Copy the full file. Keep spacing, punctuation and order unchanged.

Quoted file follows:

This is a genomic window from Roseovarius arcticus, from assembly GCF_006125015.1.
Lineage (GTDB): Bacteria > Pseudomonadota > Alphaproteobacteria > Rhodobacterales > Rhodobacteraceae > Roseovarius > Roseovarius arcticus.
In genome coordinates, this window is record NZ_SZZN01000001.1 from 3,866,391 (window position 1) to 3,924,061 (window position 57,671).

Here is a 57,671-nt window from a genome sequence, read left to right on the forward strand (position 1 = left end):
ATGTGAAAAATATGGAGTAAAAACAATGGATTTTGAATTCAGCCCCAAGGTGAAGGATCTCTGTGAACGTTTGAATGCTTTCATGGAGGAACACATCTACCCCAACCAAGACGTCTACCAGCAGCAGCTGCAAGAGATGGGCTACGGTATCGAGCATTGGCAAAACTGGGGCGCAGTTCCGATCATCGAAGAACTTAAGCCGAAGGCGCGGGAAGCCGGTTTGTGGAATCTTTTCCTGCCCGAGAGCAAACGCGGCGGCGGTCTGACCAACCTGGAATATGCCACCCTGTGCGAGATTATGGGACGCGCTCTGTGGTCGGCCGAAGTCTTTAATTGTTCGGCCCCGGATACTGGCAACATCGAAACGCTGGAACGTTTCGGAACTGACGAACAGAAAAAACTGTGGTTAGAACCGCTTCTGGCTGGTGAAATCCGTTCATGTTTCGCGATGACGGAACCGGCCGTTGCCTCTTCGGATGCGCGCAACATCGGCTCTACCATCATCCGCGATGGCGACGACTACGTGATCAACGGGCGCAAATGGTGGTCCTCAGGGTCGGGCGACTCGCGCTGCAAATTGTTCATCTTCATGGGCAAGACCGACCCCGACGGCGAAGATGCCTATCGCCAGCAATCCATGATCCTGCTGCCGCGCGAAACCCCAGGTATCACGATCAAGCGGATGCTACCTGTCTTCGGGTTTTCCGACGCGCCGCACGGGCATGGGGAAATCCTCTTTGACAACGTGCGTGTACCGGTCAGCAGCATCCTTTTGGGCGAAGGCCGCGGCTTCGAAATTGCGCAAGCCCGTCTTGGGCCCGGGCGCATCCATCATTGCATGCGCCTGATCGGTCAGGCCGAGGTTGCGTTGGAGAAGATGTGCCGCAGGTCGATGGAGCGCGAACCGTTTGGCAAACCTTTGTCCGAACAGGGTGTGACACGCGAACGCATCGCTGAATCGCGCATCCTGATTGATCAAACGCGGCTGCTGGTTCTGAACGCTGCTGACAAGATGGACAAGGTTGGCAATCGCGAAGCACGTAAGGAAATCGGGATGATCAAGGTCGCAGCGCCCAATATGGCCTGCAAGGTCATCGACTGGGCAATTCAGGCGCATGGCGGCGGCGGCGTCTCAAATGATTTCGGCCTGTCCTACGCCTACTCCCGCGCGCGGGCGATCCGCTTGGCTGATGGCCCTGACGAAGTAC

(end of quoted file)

This is a genomic window from Roseovarius arcticus, from assembly GCF_006125015.1.
Lineage (GTDB): Bacteria > Pseudomonadota > Alphaproteobacteria > Rhodobacterales > Rhodobacteraceae > Roseovarius > Roseovarius arcticus.
In genome coordinates, this window is record NZ_SZZN01000001.1 from 3,866,391 (window position 1) to 3,924,061 (window position 57,671).

Here is a 57,671-nt window from a genome sequence, read left to right on the forward strand (position 1 = left end):
ATGTGAAAAATATGGAGTAAAAACAATGGATTTTGAATTCAGCCCCAAGGTGAAGGATCTCTGTGAACGTTTGAATGCTTTCATGGAGGAACACATCTACCCCAACCAAGACGTCTACCAGCAGCAGCTGCAAGAGATGGGCTACGGTATCGAGCATTGGCAAAACTGGGGCGCAGTTCCGATCATCGAAGAACTTAAGCCGAAGGCGCGGGAAGCCGGTTTGTGGAATCTTTTCCTGCCCGAGAGCAAACGCGGCGGCGGTCTGACCAACCTGGAATATGCCACCCTGTGCGAGATTATGGGACGCGCTCTGTGGTCGGCCGAAGTCTTTAATTGTTCGGCCCCGGATACTGGCAACATCGAAACGCTGGAACGTTTCGGAACTGACGAACAGAAAAAACTGTGGTTAGAACCGCTTCTGGCTGGTGAAATCCGTTCATGTTTCGCGATGACGGAACCGGCCGTTGCCTCTTCGGATGCGCGCAACATCGGCTCTACCATCATCCGCGATGGCGACGACTACGTGATCAACGGGCGCAAATGGTGGTCCTCAGGGTCGGGCGACTCGCGCTGCAAATTGTTCATCTTCATGGGCAAGACCGACCCCGACGGCGAAGATGCCTATCGCCAGCAATCCATGATCCTGCTGCCGCGCGAAACCCCAGGTATCACGATCAAGCGGATGCTACCTGTCTTCGGGTTTTCCGACGCGCCGCACGGGCATGGGGAAATCCTCTTTGACAACGTGCGTGTACCGGTCAGCAGCATCCTTTTGGGCGAAGGCCGCGGCTTCGAAATTGCGCAAGCCCGTCTTGGGCCCGGGCGCATCCATCATTGCATGCGCCTGATCGGTCAGGCCGAGGTTGCGTTGGAGAAGATGTGCCGCAGGTCGATGGAGCGCGAACCGTTTGGCAAACCTTTGTCCGAACAGGGTGTGACACGCGAACGCATCGCTGAATCGCGCATCCTGATTGATCAAACGCGGCTGCTGGTTCTGAACGCTGCTGACAAGATGGACAAGGTTGGCAATCGCGAAGCACGTAAGGAAATCGGGATGATCAAGGTCGCAGCGCCCAATATGGCCTGCAAGGTCATCGACTGGGCAATTCAGGCGCATGGCGGCGGCGGCGTCTCAAATGATTTCGGCCTGTCCTACGCCTACTCCCGCGCGCGGGCGATCCGCTTGGCTGATGGCCCTGACGAAGTAC